Texas 'Chupacabra' Turns Out to Be Imposter
El Chupacabra May 27, No Comments. Retrieved 19 September — via YouTube. Please help improve this article by adding citations to reliable sources. The most common description of the chupacabra is that of a reptile -like creature, said to have leathery or scaly greenish-gray skin and sharp spines or quills running down its back. Humans have likely evolved natural defenses for this mite over the years. The most likely answer is that it's a raccoon. It was June , and Canion, a naturopathic doctor and hunter, had just returned to Cuero from Africa.
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Retrieved 5 October Primera Hora in Spanish. It states that both singular and plural is chupacabras. The Path for Success ]. Archived from the original on 19 September Archived from the original on 17 October How Evolution Made a Mythical Monster". Retrieved 6 April Archived from the original on 1 January San Juan, Puerto Rico. Archived from the original on 11 October Tras los pasos del chupacabras. Trail of the Goatsucker. Chupacabra, You Don't Scare Me! Archived from the original on 4 December Retrieved 9 June Retrieved 24 December Retrieved 19 September — via YouTube.
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The victims were found with wounds at their throats, seemingly empty of blood. Without a culprit, dark rumors spread throughout the island. Somebody, somewhere, gave the culprit a name: A long-limbed, earless creature with a spiny back appeared in the yard, she said, huge eyes staring through the window.
Spooked by her scream, the thing leaped into the jungle. Its form fluctuated wildly — the number of spines on its back, whether it crept or leaped, or flew on bat wings, or floated through the air using psychokinesis. The first sighting in the continental United States took place a year later in Miami, with others appearing in Mexico, Brazil, Chile, Spain and Portugal.
Within a few years, the chupacabra had transformed into a full-blown global phenomenon. But the most radical change was yet to come. In , Radford said, a Nicaraguan rancher shot and wounded something attacking his goats. A few days later a ranch hand found the carcass — a hairless, rangy-looking canid. It was the first time an actual body had been associated with the legend, and despite claims by the rancher and an overzealous media that it was a genetics experiment or a cross between a wolf and a crocodile, a cursory examination by anatomy specialists at the National Autonomous University of Nicaragua revealed that it was a common dog, likely stricken with mange.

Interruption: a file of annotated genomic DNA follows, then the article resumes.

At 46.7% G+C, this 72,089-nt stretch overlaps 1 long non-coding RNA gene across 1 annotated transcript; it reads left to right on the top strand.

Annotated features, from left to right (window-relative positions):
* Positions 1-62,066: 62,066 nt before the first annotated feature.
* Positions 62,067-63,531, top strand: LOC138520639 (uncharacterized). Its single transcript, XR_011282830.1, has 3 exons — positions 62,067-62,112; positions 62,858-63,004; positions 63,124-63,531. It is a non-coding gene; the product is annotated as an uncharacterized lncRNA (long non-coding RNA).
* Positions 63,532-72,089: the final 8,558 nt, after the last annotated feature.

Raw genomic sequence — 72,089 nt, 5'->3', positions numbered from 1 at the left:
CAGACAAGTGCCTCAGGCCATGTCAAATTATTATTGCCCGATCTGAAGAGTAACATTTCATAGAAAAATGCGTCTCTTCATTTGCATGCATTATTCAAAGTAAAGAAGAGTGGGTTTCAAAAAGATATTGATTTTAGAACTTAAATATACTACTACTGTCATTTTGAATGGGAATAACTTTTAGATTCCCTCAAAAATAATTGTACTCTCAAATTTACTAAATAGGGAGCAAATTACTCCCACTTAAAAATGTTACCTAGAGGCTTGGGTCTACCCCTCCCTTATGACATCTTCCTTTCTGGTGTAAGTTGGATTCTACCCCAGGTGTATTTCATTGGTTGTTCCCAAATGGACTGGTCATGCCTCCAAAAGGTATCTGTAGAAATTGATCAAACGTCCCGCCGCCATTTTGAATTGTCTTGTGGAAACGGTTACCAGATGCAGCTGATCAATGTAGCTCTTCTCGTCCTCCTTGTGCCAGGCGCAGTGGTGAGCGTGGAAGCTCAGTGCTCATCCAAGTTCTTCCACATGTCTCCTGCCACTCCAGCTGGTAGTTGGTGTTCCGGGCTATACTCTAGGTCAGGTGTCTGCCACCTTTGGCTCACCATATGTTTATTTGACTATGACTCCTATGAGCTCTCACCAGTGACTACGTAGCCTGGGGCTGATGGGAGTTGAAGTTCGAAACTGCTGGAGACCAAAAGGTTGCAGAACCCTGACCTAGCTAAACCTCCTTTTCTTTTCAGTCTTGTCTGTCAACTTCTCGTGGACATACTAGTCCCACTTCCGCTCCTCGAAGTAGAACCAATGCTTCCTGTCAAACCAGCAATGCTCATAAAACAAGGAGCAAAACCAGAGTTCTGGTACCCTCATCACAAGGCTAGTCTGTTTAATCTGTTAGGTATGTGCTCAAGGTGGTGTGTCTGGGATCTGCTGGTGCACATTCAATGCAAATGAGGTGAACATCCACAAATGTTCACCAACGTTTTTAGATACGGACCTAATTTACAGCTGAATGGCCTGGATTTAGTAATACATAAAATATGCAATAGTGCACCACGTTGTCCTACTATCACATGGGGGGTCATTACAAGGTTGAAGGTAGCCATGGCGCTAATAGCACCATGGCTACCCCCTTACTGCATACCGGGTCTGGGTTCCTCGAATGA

The rancher protested, accusing the university of a conspiracy. But a new model for the goat-sucker had emerged — a skulking, monstrous canine, much like the ones Canion would collect in Cuero. M ost cryptids — mystery animals of folklore — do not leave much in the way of physical evidence, surfacing instead in blurred photographs or ambiguous tracks.
But Texas chupacabras have a way of leaving behind bodies — or perhaps, bodies in Texas have a way of becoming chupacabras. In , and , several chupacabra carcasses popped up in the central part of the state, many with warty skin and protruding teeth. All of them came back identical. But Canion is undeterred. Perhaps, she said, the chupacabras are a type of coyote, but of a rare sort — naturally hairless, probably living underground, and very fond of blood.
In dead animals, the drop in blood pressure leads to the blood pooling in the lowest portions of the body, Radford said. There are real vampiric animals — mosquitos, lamprey eels, vampire bats — and blood is not an easy thing to make a living off of.
What, then is killing the livestock? The answer is a disappointingly common one: But domestic dogs often kill with a bite to the neck and then leave the carcass. By the time the kill is found, its blood has settled to the bottom — with a rip or puncture at the neck the only sign of attack.
T he chupacabra is too thoroughly enmeshed in mass culture to be dismissed by mere physical evidence. Some speculate about genetics testing, escaped aliens or black helicopters collecting chupacabra eggs in the Atacama Desert.
Others are simply convinced a species of ugly vampiric dog haunts rural Texas. But these theories thrive on the fundamental conviction that experts are blinkered, unable to see the truth. Similar convictions are common with cryptids like Bigfoot or Nessie.
But unlike those creatures, the chupacabra did not exist prior to ; it has no folkloric predecessors to fall back on. The figure bears a whiff of the uncanny — seldom seen, constantly shifting, known only by its victims. The chupacabra is a tautology: Why else would we be talking about it? For the likely origins of the chupacabra lie not in the folk traditions of Puerto Rico or in sightings of mangy coyotes, but in Hollywood.